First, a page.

II. Request for Information and Comments
Interested persons are invited to provide detailed information and comments on the content of risk information in DTC broadcast advertisements for prescription drugs. FDA is particularly interested in responses to the following questions:
1. What data are available regarding the impact of the current approaches to communication of risk information in DTC prescription drug broadcast advertisements on consumer comprehension of the information in the advertisement, including the impact on comprehension of product benefits and risk information?
2. What are the potential effects of only including risks from the FDA-approved product labeling that are severe, serious, or actionable (as previously defined) in the major statements of DTC prescription drug broadcast advertisements? Are there other ways of characterizing which risks should be included in the major statement? Please explain.
3. When a DTC prescription drug broadcast advertisement presents information relating to the effectiveness of a prescription drug that does not have severe, serious, or actionable risks, what types of risk could be included in the major statement?
4. What criteria should be used to distinguish risk information that is most Start Printed Page 39600material to patient or consumer audiences versus risk information that is material primarily to the prescriber or other health care providers? What data are available to answer this question?
5. What criteria should be used to determine which risk information that is material to patient or consumer audiences to include in the major statement for DTC prescription drug broadcast advertisements to best protect the public health? What data are available to answer this question?
6. What is the potential impact of including (or conversely, of not including), in the major statement for DTC prescription drug broadcast advertisements, additional language that states that there are other risks not included in the advertisement while simultaneously encouraging dialogue between patients and their health care providers? (For example, additional language could include, “This is not a full list of risks and side effects. Talk to your health care provider and read the patient labeling for more information.”) What data are available to answer this question?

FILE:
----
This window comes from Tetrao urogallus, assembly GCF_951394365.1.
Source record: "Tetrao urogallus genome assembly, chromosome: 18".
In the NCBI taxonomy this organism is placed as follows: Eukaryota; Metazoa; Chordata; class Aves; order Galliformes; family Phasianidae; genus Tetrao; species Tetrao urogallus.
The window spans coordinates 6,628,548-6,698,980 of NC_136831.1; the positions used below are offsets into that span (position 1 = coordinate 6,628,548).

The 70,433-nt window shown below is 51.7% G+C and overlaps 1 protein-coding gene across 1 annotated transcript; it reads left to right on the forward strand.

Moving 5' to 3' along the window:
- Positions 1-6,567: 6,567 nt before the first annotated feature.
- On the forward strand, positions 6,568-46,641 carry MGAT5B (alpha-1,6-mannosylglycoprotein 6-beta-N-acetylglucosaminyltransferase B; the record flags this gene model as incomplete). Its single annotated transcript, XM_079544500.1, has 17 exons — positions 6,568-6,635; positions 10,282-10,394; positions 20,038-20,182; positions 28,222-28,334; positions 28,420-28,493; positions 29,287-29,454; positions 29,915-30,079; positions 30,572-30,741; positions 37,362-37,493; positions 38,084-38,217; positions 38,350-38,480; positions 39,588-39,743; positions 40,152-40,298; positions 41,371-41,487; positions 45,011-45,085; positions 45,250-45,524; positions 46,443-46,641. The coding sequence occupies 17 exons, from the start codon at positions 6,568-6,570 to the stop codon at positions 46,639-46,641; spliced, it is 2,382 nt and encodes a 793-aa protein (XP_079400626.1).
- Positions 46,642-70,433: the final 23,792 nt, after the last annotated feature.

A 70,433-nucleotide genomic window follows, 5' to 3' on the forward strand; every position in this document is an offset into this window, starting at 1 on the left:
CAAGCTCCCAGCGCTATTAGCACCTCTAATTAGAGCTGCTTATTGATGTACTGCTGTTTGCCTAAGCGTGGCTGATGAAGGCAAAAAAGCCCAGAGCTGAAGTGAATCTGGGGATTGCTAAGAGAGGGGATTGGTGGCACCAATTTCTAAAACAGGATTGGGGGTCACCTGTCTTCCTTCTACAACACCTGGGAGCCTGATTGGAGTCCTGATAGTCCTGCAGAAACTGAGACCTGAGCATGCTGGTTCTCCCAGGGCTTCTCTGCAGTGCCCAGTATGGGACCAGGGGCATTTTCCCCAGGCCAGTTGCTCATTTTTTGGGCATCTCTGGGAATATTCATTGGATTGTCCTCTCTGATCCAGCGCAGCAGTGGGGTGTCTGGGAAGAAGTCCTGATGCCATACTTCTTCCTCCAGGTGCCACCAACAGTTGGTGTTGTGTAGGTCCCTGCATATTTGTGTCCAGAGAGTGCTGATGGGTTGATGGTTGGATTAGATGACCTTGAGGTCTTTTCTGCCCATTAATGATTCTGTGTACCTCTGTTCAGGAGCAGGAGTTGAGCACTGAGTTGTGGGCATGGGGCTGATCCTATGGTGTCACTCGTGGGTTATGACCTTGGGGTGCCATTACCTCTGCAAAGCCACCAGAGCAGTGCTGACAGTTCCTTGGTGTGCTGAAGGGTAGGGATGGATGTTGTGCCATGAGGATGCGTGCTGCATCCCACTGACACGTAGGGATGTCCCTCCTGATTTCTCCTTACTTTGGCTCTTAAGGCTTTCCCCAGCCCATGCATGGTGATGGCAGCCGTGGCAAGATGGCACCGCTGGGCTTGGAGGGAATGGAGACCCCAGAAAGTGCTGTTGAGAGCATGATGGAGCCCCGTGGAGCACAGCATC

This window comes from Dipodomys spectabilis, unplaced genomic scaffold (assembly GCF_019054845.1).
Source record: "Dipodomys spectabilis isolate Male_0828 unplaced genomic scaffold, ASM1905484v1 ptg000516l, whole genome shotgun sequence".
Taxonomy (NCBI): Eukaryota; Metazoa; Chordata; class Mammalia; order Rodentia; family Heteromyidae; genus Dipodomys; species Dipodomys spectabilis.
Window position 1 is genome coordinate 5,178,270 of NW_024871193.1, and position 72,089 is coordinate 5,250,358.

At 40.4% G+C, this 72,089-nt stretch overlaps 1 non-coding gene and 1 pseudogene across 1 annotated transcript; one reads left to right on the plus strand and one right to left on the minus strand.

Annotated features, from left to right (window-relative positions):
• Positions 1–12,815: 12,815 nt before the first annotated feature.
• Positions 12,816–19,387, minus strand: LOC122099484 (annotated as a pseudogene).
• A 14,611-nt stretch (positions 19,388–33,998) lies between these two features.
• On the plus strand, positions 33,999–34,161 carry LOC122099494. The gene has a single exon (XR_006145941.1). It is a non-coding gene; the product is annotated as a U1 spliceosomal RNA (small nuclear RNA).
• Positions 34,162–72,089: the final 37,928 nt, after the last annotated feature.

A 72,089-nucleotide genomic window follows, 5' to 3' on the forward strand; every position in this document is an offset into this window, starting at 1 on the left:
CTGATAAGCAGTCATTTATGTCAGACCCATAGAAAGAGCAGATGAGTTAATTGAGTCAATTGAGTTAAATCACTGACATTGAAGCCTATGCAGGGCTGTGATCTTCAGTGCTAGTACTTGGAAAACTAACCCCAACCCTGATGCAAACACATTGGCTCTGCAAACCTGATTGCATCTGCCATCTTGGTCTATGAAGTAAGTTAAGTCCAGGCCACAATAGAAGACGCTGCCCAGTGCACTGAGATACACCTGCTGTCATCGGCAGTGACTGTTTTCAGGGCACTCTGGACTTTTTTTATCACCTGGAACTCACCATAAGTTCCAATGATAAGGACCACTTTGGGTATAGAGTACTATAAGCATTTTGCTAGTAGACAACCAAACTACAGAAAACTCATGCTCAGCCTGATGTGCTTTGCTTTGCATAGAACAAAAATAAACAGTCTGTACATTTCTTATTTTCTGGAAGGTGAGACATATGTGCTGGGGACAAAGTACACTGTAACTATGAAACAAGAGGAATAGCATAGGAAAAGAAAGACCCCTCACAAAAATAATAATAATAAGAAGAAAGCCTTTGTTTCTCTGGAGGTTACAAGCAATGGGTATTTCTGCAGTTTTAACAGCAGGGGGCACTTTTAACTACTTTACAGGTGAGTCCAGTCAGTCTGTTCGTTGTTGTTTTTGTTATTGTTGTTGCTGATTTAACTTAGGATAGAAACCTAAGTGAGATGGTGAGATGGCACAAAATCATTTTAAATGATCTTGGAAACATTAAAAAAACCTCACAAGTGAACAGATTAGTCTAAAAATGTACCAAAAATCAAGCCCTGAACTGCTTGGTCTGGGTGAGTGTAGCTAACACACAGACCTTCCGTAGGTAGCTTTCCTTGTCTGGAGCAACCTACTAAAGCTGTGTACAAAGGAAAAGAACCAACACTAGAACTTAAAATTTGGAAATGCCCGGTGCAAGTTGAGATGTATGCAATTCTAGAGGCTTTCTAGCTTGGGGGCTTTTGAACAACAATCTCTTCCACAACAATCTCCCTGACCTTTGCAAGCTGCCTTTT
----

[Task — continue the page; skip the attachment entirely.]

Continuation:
7. What data are available on consumers' comprehension of the difference between levels (i.e., severity) of risk? Would it be in the interest of public health to include a signal before the risk information that frames and categorizes the overall level of risk associated with the product? One approach may be to include an opening statement tailored to the risk profile of the drug. For example, drugs could be divided into three defined categories and include the corresponding opening statements:
a. For drugs with severe, life-threatening risks: “[Drug] can cause severe, life-threatening reactions. These include . . . .”
b. For drugs with serious but not life-threatening risks: “[Drug] can cause serious reactions. These include . . . .”
c. For drugs with no severe or serious risks: “[Drug] can cause reactions. These include . . . .”
8. Should potential food and drug interactions be disclosed in DTC prescription drug broadcast advertisements, and if so, what criteria should be used to identify these interactions?
FDA will consider all information and comments submitted.
The following references are on display in the Dockets Management Staff office (see ADDRESSES) and are available for viewing by interested persons between 9 a.m. and 4 p.m., Monday through Friday; they are also available electronically at https://www.regulations.gov.
1. Delbaere, M. and M.C. Smith, “Health Care Knowledge and Consumer Learning: The Case of Direct-to-Consumer Drug Advertising,” Health Marketing Quarterly, vol. 23, issue 3, pp. 9-29, 2006.
2. Friedman, M. and J. Gould, “Consumer Attitudes and Behaviors Associated With Direct-to-Consumer Prescription Drug Marketing,” Journal of Consumer Marketing, vol. 24, issue 2, pp. 100-109, 2007.
3. Frosch, D.L., P.M. Krueger, R.C. Hornik, P.F. Cronholm, and F.K. Barg, “Creating Demand for Prescription Drugs: A Content Analysis of Television Direct-to-Consumer Advertising,” The Annals of Family Medicine, vol. 5, issue 1, pp. 6-13, 2007.
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Dated: August 15, 2017.
Associate Commissioner for Policy.
[FR Doc. 2017-17563 Filed 8-18-17; 8:45 am]
BILLING CODE 4164-01-P